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Imerys Advanced Ceramics: New Pilot Plant for Synthetic Minerals

The Imerys Technology Center in Lyon/FR, which specialises, amongst other things, in high-temperature materials, has benefited since spring 2022 from an investment of more than EUR 1 million for a pilot plant to carry out hydrothermal synthesis in a continuous process. It is extending Imerys’ R&D activities in Advanced Ceramics, which are located in Villach/AT and Tianjin/CN. This technology was developed thanks to scientific and technical partnerships with the universities of Bordeaux/FR and Toulouse/FR and has generated 20 patents. It will enable Imerys to create powders with high-tech properties, complementing its existing product offering based on natural minerals. During a visit, we were able to learn more details from Christophe Cleeren (CC), Global Advanced Ceramics and Specialities Director, and Chris Parr (CP), Vice-President Science and Technology.

cfi: For decades now, Imerys has been very famous for being a globally leading mineral supplier. Advanced Ceramics activities were launched in recent years. What is the strategy behind the formation of this new business? 

CC: The official launch was in 2019, but we had already engaged in lots of related activities before then: for alumina in Zhengzhou/ CN, Villach/AT, at three sites in Germany and for silica and zirconia in USA, but also in Germany and China. We can supply tailored mineral solutions for technical ceramics from Germany, France, Switzerland, the United States, Great Britain and Australia. This shows, that we have a global network that helps us to better understand regional needs and opportunities. Furthermore, we differentiate ourselves as a supplier of engineered materials for advanced ceramics, ready-to-press powders and bodies as well as kiln furniture for ceramic producers, as we are the only company to provide such a full package.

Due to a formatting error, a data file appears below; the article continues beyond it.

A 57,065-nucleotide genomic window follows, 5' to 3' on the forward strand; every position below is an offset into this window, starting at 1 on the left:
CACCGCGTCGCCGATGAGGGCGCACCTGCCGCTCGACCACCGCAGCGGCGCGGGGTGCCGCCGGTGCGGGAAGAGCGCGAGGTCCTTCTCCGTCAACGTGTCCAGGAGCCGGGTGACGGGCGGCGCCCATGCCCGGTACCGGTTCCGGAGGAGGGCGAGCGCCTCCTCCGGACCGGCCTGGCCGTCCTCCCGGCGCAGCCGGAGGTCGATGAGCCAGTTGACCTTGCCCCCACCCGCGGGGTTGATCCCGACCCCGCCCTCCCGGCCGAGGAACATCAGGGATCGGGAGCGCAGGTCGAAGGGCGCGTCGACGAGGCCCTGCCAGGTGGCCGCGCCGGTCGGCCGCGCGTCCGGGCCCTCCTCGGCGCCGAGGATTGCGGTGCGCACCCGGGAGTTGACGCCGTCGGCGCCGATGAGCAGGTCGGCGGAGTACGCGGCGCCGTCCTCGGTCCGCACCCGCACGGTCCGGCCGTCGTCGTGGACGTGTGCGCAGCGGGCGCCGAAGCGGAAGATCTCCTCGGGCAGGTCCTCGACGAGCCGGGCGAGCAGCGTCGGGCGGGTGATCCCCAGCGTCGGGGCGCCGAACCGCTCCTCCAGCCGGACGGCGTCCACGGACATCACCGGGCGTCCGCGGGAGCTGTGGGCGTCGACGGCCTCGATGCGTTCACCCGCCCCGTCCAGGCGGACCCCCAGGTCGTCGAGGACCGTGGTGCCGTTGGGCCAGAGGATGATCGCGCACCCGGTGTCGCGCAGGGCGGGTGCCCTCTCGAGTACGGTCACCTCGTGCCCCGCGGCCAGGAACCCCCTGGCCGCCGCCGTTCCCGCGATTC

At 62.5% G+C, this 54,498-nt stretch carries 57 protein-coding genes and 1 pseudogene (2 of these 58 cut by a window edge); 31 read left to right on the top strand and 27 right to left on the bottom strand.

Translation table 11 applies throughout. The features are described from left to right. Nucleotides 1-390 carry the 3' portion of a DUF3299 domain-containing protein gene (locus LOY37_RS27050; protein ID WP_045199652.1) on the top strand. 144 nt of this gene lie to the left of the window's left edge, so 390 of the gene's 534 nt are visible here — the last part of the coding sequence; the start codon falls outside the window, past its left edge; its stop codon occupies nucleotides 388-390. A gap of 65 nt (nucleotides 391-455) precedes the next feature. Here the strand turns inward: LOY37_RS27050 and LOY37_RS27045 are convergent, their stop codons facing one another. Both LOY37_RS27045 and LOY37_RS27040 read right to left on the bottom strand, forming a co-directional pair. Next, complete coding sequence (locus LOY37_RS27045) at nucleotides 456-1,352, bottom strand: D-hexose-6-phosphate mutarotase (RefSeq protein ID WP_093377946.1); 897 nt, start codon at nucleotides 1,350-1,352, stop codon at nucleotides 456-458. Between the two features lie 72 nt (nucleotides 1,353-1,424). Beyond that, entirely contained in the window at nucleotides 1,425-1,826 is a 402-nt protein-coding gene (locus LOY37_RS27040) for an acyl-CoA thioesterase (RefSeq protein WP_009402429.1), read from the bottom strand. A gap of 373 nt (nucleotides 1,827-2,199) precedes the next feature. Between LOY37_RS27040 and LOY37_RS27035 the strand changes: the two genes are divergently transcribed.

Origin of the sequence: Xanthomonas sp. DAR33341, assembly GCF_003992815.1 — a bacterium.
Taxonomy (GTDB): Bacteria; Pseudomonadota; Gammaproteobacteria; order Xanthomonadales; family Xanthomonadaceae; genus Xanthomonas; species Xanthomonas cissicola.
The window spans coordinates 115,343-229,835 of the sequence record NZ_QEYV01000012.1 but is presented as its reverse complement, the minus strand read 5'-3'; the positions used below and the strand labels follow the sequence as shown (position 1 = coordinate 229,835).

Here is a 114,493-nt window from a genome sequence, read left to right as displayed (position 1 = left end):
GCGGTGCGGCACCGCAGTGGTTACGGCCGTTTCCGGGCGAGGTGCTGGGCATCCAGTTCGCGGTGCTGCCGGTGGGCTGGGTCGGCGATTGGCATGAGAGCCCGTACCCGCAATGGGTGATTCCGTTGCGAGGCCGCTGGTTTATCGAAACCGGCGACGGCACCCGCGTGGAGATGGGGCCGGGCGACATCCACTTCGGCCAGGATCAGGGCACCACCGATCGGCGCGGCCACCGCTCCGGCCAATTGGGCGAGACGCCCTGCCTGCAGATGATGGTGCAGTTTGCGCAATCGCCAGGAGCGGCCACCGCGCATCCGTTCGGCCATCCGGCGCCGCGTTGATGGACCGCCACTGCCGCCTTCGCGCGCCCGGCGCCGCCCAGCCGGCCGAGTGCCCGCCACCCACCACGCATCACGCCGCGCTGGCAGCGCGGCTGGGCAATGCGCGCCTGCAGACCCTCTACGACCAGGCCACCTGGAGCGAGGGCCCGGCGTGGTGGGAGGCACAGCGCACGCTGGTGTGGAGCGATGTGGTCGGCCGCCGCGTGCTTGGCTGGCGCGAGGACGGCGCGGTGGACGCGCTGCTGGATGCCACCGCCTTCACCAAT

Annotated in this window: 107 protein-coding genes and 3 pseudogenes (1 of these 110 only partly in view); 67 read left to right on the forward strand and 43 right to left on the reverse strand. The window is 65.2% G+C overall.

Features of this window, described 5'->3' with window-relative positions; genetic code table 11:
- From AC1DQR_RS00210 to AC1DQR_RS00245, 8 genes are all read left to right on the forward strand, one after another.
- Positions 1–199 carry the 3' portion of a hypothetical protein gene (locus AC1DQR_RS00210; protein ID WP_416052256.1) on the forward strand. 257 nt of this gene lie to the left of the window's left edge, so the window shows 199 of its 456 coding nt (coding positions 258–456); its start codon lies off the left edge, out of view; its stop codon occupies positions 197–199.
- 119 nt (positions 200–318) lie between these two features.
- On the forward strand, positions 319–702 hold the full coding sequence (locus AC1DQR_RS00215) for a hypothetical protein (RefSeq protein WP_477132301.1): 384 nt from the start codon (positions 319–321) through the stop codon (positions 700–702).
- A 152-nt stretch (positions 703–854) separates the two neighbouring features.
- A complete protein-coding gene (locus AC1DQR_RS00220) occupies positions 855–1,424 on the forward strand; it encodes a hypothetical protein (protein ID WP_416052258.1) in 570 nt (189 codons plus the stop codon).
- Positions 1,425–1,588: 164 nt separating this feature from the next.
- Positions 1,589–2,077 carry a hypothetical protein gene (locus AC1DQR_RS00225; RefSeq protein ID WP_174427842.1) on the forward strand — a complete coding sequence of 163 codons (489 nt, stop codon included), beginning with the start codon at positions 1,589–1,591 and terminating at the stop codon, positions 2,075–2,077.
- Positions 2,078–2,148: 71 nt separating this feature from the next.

cfi: What was the motivation to launch this complex project for synthetic minerals? 

CC: Our Advanced Ceramics products are powders made with a series of specialised manufacturing processes to achieve specific electrical and thermal, insulation, permeable, magnetic, mechanical or even optical properties for an equally specific set of applications. These range from electrical fittings and thermal appliances to parts for the automotive, aerospace and medical industries. Advanced Ceramics are at the forefront of many innovations and hightech applications, most recently for electric vehicles. For even more demanding applications we aim to offer synthetic materials in a nano and submicron range that can be fine-tuned to meet the needs of the application. They are very pure, we can modify their crystal structure and help therefore to introduce new Advanced Ceramic products into even more sophisticated technical solutions based on alumina, zirconia, wollastonite or talc. This will enable us to complement our existing product offering. 

cfi: Imerys take a very user-oriented approach to the markets. Which are the most important segments of applications you are targeting? 

CC: We are covering markets such as industry, mobility, energy, electronics with detailed expertise in application such as performance tools, sensors and energy converters, membranes and foam filters to thermal and electrical insulation and thermal spray coatings. Our bespoke offering also includes the formulation services from our dedicated laboratories, state-of-the-art technical support, and on-site production support.